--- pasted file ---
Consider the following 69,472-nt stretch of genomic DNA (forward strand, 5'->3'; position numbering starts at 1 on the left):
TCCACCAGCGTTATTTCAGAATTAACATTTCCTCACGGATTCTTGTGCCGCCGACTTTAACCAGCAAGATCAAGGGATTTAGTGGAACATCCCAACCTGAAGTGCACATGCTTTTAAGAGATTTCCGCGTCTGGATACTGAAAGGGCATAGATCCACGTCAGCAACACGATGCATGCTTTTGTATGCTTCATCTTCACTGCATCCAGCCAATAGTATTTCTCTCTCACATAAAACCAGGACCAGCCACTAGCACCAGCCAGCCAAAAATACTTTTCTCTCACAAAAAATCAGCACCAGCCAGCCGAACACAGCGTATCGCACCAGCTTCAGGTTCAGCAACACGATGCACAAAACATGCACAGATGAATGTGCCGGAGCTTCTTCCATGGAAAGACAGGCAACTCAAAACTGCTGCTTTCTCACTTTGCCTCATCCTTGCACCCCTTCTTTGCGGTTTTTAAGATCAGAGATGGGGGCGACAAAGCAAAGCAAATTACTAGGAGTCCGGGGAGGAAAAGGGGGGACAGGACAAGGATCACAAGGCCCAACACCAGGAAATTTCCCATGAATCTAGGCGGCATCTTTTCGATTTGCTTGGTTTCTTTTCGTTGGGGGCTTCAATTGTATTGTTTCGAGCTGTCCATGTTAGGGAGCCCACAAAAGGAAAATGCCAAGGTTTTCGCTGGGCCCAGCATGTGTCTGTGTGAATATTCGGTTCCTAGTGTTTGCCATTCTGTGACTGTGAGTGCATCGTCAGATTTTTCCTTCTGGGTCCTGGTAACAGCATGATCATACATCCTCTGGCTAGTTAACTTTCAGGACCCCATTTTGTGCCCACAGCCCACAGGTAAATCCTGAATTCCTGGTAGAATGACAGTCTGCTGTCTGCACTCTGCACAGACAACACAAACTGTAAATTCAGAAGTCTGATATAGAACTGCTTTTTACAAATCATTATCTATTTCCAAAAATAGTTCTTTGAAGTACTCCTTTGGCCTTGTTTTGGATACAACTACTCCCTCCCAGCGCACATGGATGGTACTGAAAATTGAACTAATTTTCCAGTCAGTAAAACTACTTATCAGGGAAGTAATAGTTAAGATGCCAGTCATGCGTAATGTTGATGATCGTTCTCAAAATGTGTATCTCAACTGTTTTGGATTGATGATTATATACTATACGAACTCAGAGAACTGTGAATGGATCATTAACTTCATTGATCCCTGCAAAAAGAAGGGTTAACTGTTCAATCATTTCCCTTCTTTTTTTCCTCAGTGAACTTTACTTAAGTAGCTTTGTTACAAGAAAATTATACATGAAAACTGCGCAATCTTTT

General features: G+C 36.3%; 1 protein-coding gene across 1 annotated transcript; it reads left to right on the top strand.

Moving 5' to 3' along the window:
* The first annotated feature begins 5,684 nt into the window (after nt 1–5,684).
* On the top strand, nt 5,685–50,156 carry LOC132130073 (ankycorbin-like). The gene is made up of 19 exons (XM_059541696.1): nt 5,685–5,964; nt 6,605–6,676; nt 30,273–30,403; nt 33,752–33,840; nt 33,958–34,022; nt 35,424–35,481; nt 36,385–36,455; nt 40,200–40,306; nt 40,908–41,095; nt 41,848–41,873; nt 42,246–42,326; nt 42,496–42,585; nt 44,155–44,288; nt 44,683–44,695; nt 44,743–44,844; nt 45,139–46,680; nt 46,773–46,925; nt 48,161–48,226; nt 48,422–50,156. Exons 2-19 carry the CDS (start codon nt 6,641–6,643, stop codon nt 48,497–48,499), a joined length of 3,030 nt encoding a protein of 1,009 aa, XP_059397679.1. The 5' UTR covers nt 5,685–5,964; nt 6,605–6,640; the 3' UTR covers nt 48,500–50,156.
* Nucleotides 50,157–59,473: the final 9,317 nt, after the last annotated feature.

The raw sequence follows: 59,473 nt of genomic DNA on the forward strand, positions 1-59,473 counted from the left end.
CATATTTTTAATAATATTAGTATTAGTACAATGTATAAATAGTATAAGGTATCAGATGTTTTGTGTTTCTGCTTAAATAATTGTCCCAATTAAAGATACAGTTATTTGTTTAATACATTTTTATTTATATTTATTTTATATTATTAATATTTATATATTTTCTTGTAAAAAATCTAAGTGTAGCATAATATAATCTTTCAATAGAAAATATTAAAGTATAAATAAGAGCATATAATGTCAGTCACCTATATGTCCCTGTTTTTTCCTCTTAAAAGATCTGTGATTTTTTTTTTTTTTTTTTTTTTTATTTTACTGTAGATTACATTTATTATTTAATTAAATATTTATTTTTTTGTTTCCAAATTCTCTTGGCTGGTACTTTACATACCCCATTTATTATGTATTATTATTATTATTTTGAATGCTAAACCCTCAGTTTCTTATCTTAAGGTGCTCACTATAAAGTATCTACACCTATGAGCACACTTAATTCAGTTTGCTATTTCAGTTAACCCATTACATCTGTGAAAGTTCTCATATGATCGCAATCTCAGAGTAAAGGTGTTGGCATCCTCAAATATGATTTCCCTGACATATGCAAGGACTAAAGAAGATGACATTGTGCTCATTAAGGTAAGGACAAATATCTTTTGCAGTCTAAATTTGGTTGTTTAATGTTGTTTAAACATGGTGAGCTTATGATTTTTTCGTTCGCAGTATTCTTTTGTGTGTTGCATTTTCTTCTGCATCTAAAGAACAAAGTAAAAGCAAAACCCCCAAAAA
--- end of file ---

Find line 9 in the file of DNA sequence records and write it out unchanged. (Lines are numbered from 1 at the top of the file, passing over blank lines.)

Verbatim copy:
CATATTTTTAATAATATTAGTATTAGTACAATGTATAAATAGTATAAGGTATCAGATGTTTTGTGTTTCTGCTTAAATAATTGTCCCAATTAAAGATACAGTTATTTGTTTAATACATTTTTATTTATATTTATTTTATATTATTAATATTTATATATTTTCTTGTAAAAAATCTAAGTGTAGCATAATATAATCTTTCAATAGAAAATATTAAAGTATAAATAAGAGCATATAATGTCAGTCACCTATATGTCCCTGTTTTTTCCTCTTAAAAGATCTGTGATTTTTTTTTTTTTTTTTTTTTTTATTTTACTGTAGATTACATTTATTATTTAATTAAATATTTATTTTTTTGTTTCCAAATTCTCTTGGCTGGTACTTTACATACCCCATTTATTATGTATTATTATTATTATTTTGAATGCTAAACCCTCAGTTTCTTATCTTAAGGTGCTCACTATAAAGTATCTACACCTATGAGCACACTTAATTCAGTTTGCTATTTCAGTTAACCCATTACATCTGTGAAAGTTCTCATATGATCGCAATCTCAGAGTAAAGGTGTTGGCATCCTCAAATATGATTTCCCTGACATATGCAAGGACTAAAGAAGATGACATTGTGCTCATTAAGGTAAGGACAAATATCTTTTGCAGTCTAAATTTGGTTGTTTAATGTTGTTTAAACATGGTGAGCTTATGATTTTTTCGTTCGCAGTATTCTTTTGTGTGTTGCATTTTCTTCTGCATCTAAAGAACAAAGTAAAAGCAAAACCCCCAAAAA